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Salvador Santana

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ENTERTAINMENT
November 24, 2009 | By Steve Appleford
Salvador Santana got his first taste of the family business as a 4-year-old, when his father, guitar hero Carlos Santana, put him behind a drum kit to bash out some beats. He's been making music ever since, now as a keyboardist and bandleader mingling pop, jazz and Latin sounds with a hip-hop sensibility. "Music has always been there in my life," said Santana, 26, sitting behind a vintage Fender Rhodes keyboard at a downtown studio. "At the same time, both my Mom and Dad have always encouraged me to be myself."
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ENTERTAINMENT
November 24, 2009 | By Steve Appleford
Salvador Santana got his first taste of the family business as a 4-year-old, when his father, guitar hero Carlos Santana, put him behind a drum kit to bash out some beats. He's been making music ever since, now as a keyboardist and bandleader mingling pop, jazz and Latin sounds with a hip-hop sensibility. "Music has always been there in my life," said Santana, 26, sitting behind a vintage Fender Rhodes keyboard at a downtown studio. "At the same time, both my Mom and Dad have always encouraged me to be myself."
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ENTERTAINMENT
October 10, 2005 | Agustin Gurza
In his official bio, keyboardist Salvador Santana's family history first mentions his maternal grandfather, blues pioneer Saunders King, then his paternal grandfather, mariachi violinist Jose Santana. Oh, and by the way, his dad is rock legend Carlos Santana. The billing order suggests Salvador's insistence on defining his own identity as a musician and his own sound as leader of the Salvador Santana Band.
ENTERTAINMENT
October 10, 2005 | Agustin Gurza
In his official bio, keyboardist Salvador Santana's family history first mentions his maternal grandfather, blues pioneer Saunders King, then his paternal grandfather, mariachi violinist Jose Santana. Oh, and by the way, his dad is rock legend Carlos Santana. The billing order suggests Salvador's insistence on defining his own identity as a musician and his own sound as leader of the Salvador Santana Band.
ENTERTAINMENT
October 2, 2004 | Randy Lewis, Times Staff Writer
President Bush and Sen. John F. Kerry weren't the only ones doing their darndest Thursday night to swing voters to their sides. As far across the country from Coral Gables, Fla., as you can get, Carlos Santana did a bit of presidential stumping of his own. "People are spending a lot of money on 'Dumb and Dumber' and 'Liar, Liar,' which is like Bush and Kerry," the 57-year-old guitar hero said with a wry smile between songs at his Greek Theatre concert.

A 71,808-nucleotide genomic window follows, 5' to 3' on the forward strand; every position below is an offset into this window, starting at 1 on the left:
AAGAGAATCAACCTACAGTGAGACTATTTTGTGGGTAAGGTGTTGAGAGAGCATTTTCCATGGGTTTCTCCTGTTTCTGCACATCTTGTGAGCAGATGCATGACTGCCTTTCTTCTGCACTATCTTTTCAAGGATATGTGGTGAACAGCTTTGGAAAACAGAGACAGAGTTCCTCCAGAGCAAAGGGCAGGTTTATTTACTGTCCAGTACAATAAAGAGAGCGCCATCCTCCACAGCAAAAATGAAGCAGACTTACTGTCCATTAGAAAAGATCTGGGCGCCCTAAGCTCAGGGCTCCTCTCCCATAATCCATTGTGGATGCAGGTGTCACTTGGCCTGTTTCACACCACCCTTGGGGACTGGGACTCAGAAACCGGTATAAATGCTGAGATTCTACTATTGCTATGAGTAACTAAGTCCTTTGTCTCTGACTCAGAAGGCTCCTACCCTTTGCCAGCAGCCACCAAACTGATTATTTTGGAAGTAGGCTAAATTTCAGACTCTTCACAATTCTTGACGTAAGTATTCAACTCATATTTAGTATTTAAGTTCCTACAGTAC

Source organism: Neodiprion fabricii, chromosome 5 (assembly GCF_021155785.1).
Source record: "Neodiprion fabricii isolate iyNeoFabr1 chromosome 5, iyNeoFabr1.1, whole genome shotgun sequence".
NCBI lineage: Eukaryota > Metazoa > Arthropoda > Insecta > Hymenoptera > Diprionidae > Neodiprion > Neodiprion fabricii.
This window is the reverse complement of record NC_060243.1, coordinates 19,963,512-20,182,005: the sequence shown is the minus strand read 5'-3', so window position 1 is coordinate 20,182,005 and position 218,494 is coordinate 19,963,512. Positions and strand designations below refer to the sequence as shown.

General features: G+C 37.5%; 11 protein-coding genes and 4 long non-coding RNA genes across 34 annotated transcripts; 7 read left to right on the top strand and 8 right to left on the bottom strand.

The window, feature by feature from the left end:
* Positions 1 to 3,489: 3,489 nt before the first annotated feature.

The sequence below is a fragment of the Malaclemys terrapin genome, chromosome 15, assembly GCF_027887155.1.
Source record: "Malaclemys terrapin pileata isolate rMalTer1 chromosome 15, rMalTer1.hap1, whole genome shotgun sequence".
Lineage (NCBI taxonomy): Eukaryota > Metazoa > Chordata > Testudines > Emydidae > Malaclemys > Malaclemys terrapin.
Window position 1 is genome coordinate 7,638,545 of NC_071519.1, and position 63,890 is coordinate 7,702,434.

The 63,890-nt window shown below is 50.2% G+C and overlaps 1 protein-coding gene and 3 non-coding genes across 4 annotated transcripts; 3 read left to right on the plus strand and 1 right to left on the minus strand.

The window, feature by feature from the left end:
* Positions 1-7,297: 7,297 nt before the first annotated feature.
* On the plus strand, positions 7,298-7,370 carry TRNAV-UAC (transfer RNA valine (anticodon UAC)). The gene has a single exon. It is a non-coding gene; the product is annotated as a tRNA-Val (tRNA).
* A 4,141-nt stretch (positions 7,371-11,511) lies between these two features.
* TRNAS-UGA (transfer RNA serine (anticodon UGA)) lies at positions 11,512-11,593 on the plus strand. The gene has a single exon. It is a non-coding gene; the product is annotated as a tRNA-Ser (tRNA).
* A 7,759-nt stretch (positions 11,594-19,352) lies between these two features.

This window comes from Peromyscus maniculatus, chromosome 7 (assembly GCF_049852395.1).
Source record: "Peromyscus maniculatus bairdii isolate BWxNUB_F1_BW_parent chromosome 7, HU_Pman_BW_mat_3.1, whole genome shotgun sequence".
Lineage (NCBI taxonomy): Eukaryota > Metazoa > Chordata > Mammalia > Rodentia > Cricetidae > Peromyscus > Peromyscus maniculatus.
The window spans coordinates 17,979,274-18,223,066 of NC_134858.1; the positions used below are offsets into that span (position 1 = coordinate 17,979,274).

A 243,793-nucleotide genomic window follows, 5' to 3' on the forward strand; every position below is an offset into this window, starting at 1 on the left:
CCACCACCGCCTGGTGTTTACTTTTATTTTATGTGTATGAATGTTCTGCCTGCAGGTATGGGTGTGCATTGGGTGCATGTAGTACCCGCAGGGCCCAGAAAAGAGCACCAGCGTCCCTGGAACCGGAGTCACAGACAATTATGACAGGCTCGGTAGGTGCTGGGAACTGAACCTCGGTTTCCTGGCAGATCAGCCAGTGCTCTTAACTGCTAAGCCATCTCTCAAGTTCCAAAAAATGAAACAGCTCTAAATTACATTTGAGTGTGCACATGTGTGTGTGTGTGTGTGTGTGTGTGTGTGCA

SPORTS
February 2, 1996 | MIKE BRESNAHAN, SPECIAL TO THE TIMES
It was tough to determine which were more intense Thursday, the Grant-Reseda boys' soccer match or the bizarre events after it ended. The final score of the Valley Pac-8 Conference match was 1-1, with Reseda's Alex Acevado scoring in the 73rd minute to salvage the tie. It was a rough-and-tumble afternoon, Reseda (7-5-2, 7-3-2 in conference play) getting hit with four yellow cards, the host Lancers (10-3-5, 5-2-5) with three. And with one minute left, a player from each team drew a red card.
SPORTS
January 19, 1996
The undefeated Buena High girls' basketball team rolled to its 15th consecutive victory with a 68-24 rout of Ventura in a Channel League game Thursday night at Ventura. Eboni Conley scored 15 points for the Bulldogs (7-0 in league play). Kori Sebek added 14 points and five steals, and Nicole Greathouse had 13 points and 14 rebounds. Buena, ranked No. 1 in The Times' regional poll, opens against Fairfield on Saturday in the Sacramento tournament.
TRAVEL
June 24, 2007 | Tom Winter, Special to The Times
During the summer, ski resort towns don't close up shop. In fact, the warm-weather action can be more frenetic than the winter variety, what with golf, mountain biking, river rafting, hiking and more. Nowadays, there's more to your favorite ski resort in summer than honing your golf swing or getting wet in a roaring river. Most resort towns also host a variety of summer cultural events, as varied as gallery openings, dance festivals and operas.
ENTERTAINMENT
January 13, 1989 | DENNIS HUNT, Times Staff Writer
Tracy Chapman won the nominations derby Thursday in the first leg of the record industry's 31st annual Grammy Awards competition. The folk-minded singer-songwriter's six nominations nosed out jazz singer Bobby McFerrin, who had five, and pop-jazz artist Anita Baker, who picked up four. Chapman's self-titled debut album, which has sold more than 2 million copies, features the hit single "Fast Car."
ENTERTAINMENT
October 2, 2004 | Randy Lewis, Times Staff Writer
President Bush and Sen. John F. Kerry weren't the only ones doing their darndest Thursday night to swing voters to their sides. As far across the country from Coral Gables, Fla., as you can get, Carlos Santana did a bit of presidential stumping of his own. "People are spending a lot of money on 'Dumb and Dumber' and 'Liar, Liar,' which is like Bush and Kerry," the 57-year-old guitar hero said with a wry smile between songs at his Greek Theatre concert.
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